“We have about 160,000 folks in uniform facing a military that now claims to be 2 million strong,” says Enoch Wu, a Taiwanese former banker and special forces soldier, and founder of Forward Alliance, which advocates for greater awareness of defence issues and national security.

“They have a signifiant role in the mission, but behind that we need a layered depth of responders who can really make sure that our defences are as strong as possible, so we can prevent military action.”

Wu, a rising figure in the governing Democratic Progressive party, has developed a pilot of resilience training for civilians. Run by Forward Alliance, and supported by first responder groups and the US’s unofficial presence in Taiwan, the American Institute, two workshops have so far hosted about 120 civilians each.

Participants learn about situational awareness and personal safety, and hear from professional soldiers, first responders, and humanitarian workers about their experience on the battlefield or in crisis situations. After a basic first aid workshop – focused mostly on serious hemorrhagic injuries – it’s all put into practice in a mass casualty simulation.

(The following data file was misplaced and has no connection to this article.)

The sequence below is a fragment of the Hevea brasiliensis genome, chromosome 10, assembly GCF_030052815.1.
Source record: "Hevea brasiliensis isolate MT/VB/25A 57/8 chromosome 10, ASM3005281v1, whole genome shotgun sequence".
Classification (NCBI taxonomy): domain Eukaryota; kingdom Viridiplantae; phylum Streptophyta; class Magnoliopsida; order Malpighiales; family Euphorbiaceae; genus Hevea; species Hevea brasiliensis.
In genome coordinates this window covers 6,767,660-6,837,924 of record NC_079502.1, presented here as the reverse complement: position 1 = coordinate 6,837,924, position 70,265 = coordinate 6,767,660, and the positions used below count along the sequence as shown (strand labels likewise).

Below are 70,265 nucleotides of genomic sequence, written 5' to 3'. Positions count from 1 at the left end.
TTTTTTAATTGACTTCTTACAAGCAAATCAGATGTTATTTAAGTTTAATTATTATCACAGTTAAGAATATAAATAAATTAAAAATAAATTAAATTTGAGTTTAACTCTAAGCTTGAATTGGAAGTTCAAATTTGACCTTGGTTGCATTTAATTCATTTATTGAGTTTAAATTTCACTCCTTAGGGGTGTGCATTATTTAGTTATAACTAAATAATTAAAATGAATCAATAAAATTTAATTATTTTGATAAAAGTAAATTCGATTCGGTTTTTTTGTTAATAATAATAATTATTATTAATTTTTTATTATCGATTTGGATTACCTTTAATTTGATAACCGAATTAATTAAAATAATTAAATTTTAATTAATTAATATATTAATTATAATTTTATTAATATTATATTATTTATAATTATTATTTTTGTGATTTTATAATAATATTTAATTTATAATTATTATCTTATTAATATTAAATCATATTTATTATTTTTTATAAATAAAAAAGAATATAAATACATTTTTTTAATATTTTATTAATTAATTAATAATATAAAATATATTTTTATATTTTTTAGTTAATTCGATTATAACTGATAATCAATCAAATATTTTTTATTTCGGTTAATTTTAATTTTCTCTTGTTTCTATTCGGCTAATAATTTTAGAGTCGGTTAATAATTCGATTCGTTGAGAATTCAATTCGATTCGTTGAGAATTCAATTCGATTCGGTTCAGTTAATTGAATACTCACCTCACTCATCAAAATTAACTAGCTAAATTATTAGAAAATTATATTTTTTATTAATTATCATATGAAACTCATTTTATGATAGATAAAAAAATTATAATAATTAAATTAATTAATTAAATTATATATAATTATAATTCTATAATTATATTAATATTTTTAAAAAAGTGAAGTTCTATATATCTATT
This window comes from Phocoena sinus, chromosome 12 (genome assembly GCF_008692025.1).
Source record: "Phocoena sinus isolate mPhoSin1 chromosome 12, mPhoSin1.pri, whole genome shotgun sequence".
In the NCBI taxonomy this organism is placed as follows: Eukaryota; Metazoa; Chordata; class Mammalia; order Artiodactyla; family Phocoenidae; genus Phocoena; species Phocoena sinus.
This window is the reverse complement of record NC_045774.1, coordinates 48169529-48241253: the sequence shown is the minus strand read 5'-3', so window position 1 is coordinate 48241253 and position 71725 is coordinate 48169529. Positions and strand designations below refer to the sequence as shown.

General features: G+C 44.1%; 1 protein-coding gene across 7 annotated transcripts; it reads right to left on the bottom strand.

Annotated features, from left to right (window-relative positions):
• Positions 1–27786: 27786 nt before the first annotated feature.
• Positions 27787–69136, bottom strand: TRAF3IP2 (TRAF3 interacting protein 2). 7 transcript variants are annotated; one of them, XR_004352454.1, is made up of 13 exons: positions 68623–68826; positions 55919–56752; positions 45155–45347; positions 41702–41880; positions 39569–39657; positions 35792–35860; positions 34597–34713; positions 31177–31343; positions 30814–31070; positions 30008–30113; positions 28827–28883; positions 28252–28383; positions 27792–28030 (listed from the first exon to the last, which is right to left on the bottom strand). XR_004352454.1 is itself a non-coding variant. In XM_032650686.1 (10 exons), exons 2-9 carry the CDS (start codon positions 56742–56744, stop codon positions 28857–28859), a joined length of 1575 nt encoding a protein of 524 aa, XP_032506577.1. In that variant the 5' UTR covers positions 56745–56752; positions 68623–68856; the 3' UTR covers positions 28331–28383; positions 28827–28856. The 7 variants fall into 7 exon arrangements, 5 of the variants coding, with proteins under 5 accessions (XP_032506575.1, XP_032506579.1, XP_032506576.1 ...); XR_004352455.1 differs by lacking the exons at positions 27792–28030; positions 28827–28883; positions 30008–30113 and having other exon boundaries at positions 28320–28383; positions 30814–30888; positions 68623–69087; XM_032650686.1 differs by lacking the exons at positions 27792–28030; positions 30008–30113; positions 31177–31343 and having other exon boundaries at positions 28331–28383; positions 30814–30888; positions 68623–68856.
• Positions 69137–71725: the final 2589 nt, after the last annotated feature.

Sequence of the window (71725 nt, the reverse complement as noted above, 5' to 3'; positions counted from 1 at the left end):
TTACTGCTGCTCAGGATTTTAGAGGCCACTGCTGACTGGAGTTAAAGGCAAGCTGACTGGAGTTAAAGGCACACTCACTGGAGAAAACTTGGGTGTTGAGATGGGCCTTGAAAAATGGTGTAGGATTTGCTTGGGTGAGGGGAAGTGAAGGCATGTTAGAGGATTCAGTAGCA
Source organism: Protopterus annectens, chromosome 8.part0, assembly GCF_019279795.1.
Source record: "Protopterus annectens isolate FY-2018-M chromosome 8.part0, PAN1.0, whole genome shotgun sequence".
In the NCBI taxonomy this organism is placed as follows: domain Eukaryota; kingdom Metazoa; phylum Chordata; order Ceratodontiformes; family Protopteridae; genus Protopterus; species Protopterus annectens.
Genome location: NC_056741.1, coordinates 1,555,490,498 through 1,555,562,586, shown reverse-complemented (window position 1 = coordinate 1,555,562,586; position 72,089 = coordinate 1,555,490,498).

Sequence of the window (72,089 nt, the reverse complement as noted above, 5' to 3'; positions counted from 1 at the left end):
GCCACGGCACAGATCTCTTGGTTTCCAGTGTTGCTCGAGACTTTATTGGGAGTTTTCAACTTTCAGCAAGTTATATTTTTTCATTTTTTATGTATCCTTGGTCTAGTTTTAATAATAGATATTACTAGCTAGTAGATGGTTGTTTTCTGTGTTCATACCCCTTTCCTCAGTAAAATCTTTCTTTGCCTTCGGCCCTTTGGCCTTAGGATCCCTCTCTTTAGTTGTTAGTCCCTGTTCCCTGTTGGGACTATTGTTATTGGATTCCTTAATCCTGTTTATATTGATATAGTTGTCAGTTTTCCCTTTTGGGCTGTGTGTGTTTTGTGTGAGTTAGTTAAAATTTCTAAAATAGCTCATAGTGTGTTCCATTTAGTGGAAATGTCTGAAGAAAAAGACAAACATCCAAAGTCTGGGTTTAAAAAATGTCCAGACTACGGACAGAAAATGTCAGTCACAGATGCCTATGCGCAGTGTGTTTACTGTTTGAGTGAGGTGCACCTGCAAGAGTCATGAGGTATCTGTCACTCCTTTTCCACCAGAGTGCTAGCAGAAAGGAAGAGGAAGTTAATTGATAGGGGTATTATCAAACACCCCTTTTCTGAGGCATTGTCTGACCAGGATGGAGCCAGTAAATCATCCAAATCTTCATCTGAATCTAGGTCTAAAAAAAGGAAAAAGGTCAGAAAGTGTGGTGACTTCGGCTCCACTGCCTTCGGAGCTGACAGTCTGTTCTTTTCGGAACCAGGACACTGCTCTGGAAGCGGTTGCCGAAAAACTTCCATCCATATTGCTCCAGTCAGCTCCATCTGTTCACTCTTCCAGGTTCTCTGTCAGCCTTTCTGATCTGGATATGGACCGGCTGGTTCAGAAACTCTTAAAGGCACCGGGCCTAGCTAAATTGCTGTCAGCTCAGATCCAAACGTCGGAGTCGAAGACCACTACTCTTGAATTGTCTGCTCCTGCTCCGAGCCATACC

Members of the public take part in resilience training in Taiwan. Photograph: Forward Alliance/American Institute in Taiwan

“There are [staged] injuries, aggressors, things are chaotic, you don’t know who is who, and it forces our teams to operate and deescalate the situation, keep people safe, and be helpful,” says Wu. “[They learn that] it’s the person next to you that’s going to matter most, and you are an actor and you have a choice and you can make a difference in these situations.”

Wu says the resilience workshops are not just about prepping for a military attack, listing Taiwan’s frequent earthquakes, industrial accidents, typhoons, and the recent deadly train crash in Hualien as far more likely reasons to need a crisis-trained society.